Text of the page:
Sometimes a kitchen is just a kitchen, but not often. If a house is a machine for living, as Le Corbusier said, then the kitchen is its engine. If that machine is seen as a living organism — a house that is a home — then the kitchen is its heart and brain.
ARTKABINETT social network of fine art collectors appreciates a functional kitchen when hosting an art soirée.
The many-splendored thing that is the modern kitchen — as a coherent workspace, object of study and model of efficiency — began to take shape sometime around 1900. It has been a leading indicator of the state of design ever since.
It has also been a battlefield of conflicting belief systems, not least regarding the role of women in society.
As the use of servants declined, housewives became at once early adopters of new products meant to free them from drudgery and targets of corporate advertising that relentlessly defined them as household fixtures themselves.
Which is to say, kitchens were heavily symbolic sites long before any of us became involved with the ones that bless or blight our individual lives. This is elaborately demonstrated by “Counter Space: Design and the Modern Kitchen” at the Museum of Modern Art.
“Counter Space” sprints with dazzling speed and pinpoint precision across an amazing amount of social and aesthetic history, and shows how these histories are connected.
The kitchen’s design evolution meshed with the new availability of gas and electricity; with the rise of cities, the middle class and health consciousness; with early stabs at prefab housing; with the growing independence of women; and of course with the emergence of modern design itself, as a self-consciously forward-looking, socially minded discipline whose brief was to improve everyday life for all.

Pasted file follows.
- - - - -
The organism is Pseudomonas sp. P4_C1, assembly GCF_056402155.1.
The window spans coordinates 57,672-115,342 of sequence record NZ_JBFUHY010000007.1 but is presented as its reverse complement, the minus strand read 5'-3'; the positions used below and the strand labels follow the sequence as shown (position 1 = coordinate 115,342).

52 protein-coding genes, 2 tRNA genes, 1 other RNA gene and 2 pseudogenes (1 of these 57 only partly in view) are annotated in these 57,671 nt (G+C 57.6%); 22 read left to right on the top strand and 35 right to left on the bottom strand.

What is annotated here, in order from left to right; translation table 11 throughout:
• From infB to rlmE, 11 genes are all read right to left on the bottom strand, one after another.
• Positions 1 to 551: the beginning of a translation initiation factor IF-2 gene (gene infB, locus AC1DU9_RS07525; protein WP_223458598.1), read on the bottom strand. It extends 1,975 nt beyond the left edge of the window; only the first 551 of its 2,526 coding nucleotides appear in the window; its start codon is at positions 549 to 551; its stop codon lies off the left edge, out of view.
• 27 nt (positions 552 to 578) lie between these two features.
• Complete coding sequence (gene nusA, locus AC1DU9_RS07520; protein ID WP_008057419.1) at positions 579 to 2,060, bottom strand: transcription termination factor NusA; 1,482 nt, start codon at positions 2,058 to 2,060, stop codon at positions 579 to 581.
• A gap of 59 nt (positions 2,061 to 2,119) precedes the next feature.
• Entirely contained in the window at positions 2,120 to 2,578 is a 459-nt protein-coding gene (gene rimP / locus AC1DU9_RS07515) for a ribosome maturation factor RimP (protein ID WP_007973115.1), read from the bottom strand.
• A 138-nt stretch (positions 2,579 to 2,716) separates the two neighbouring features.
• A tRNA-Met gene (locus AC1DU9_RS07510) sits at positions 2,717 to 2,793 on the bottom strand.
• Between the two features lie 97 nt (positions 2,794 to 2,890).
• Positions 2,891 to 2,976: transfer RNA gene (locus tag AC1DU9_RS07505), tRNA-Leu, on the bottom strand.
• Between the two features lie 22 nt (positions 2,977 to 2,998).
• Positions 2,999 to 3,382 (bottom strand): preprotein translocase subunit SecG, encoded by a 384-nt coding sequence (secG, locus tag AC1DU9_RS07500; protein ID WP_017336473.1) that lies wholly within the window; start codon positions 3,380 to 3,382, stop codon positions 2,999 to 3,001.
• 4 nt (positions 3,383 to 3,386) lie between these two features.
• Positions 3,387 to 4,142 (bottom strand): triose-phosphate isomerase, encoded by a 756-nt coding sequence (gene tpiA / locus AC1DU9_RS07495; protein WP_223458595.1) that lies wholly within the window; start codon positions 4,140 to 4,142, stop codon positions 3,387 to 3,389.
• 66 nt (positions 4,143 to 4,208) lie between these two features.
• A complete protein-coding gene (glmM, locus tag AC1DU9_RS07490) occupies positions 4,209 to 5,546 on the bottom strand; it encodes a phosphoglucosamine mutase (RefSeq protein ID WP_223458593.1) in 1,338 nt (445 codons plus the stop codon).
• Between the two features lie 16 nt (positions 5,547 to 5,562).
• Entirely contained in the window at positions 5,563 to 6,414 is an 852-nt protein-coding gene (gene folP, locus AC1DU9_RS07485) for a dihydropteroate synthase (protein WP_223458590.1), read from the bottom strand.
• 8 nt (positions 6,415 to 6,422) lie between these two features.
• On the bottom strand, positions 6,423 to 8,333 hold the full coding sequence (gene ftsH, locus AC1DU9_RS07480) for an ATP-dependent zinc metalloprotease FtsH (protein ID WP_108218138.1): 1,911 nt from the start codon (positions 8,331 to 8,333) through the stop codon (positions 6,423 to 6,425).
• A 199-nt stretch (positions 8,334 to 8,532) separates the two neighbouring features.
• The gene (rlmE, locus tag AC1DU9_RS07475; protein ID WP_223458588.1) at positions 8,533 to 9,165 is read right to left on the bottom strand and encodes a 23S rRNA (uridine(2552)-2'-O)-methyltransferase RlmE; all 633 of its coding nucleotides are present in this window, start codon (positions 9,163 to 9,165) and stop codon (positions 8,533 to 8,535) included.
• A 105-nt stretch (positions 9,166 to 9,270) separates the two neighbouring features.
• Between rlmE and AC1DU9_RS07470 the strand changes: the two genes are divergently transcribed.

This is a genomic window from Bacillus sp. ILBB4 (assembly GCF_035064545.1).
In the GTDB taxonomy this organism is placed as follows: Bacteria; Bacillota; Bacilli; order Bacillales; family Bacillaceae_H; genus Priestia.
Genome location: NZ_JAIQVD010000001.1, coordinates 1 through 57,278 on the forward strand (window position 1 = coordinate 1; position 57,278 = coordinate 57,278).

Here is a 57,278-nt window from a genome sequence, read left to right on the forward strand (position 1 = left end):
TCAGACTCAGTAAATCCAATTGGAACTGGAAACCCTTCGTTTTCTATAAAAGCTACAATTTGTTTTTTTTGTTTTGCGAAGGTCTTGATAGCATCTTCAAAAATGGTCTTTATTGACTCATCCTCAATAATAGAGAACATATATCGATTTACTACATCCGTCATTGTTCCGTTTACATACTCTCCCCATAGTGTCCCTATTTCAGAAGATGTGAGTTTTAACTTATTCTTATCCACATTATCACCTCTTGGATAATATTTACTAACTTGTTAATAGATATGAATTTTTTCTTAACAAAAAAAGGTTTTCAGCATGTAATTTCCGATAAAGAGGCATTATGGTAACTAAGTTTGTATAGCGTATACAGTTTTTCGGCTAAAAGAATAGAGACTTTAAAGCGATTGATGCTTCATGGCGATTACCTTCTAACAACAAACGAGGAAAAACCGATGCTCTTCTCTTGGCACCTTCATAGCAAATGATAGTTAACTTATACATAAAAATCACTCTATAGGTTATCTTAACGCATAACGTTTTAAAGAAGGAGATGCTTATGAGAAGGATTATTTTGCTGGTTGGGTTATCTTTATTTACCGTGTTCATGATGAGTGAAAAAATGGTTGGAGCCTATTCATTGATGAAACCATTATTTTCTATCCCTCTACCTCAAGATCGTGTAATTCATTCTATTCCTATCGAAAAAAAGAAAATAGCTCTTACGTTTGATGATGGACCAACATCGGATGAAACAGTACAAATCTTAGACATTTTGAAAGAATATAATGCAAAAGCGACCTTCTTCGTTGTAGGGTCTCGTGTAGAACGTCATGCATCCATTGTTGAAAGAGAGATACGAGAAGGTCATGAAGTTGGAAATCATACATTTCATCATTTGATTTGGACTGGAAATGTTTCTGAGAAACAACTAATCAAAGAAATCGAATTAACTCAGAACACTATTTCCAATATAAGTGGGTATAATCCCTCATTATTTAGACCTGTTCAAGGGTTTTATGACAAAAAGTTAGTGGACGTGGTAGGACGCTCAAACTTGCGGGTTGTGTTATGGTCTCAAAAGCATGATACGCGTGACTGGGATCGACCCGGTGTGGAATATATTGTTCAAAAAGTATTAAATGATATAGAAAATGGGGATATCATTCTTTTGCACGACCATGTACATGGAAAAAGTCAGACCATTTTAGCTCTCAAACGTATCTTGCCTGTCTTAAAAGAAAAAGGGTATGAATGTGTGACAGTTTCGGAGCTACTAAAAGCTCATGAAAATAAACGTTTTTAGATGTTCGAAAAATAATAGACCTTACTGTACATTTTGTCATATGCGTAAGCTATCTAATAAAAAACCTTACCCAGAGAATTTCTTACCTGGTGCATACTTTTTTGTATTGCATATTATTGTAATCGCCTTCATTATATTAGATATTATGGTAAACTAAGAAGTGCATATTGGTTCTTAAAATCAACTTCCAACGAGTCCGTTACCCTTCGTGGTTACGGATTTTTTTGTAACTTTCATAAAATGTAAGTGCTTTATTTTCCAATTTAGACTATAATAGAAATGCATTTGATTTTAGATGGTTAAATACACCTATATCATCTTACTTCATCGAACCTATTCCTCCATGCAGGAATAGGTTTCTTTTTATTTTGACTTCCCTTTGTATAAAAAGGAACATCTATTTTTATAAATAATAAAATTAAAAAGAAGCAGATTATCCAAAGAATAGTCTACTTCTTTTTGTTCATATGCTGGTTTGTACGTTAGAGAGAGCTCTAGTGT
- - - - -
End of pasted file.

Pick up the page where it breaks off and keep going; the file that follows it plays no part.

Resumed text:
Two world wars fed innovation by making efficiency and conservation pressing matters, creating food and housing shortages and luring women into the work force.
As cities grew, the kitchen’s need for regular infusions of fresh foodstuffs, heating and cooling energy, and waste disposal connected it to urban networks that were themselves still taking shape. The kitchen was something like Rome, with nearly all a city’s infrastructure leading to it or away from it.
The objects range chronologically from the brown paper bag that Charles Stillwell designed for the Union Paper Bag Machine Company of Philadelphia in 1883 through a Levittown kitchen’s worth of pastel-colored Tupperware from the mid-1950s to Philippe Starck’s overly sculptural Juicy Salif Lemon Squeezer of 1988 (a countertop Louise Bourgeois spider, shown here) and Smart Design’s far more user-friendly Good Grips peeler of 1989.
The show’s centerpiece is a stupendous recent acquisition: one of the last surviving examples of a relatively complete Frankfurt Kitchen designed in 1926-27 by Margarete Schütte-Lihotzky (1897-2000), Austria’s first female architect.
It was mass produced for housing blocks built in Frankfurt to meet housing shortages caused by the devastation of World War I, and remains a model of cockpitlike clarity and purpose.
Including a grid of small metal bins (for storing rice and the like) that resembles a hardware store, it was one of several determinedly modern kitchens designed mostly in Germany in the late 1920s.
But it is probably alone in being the subject of a recent music video tribute by the Austrian musician Robert Rotifer, which is also in the show. His video is played on our homepage.
Tomorrow, more about the life of this remarkable woman who was both avante-garde designer and Nazi resister…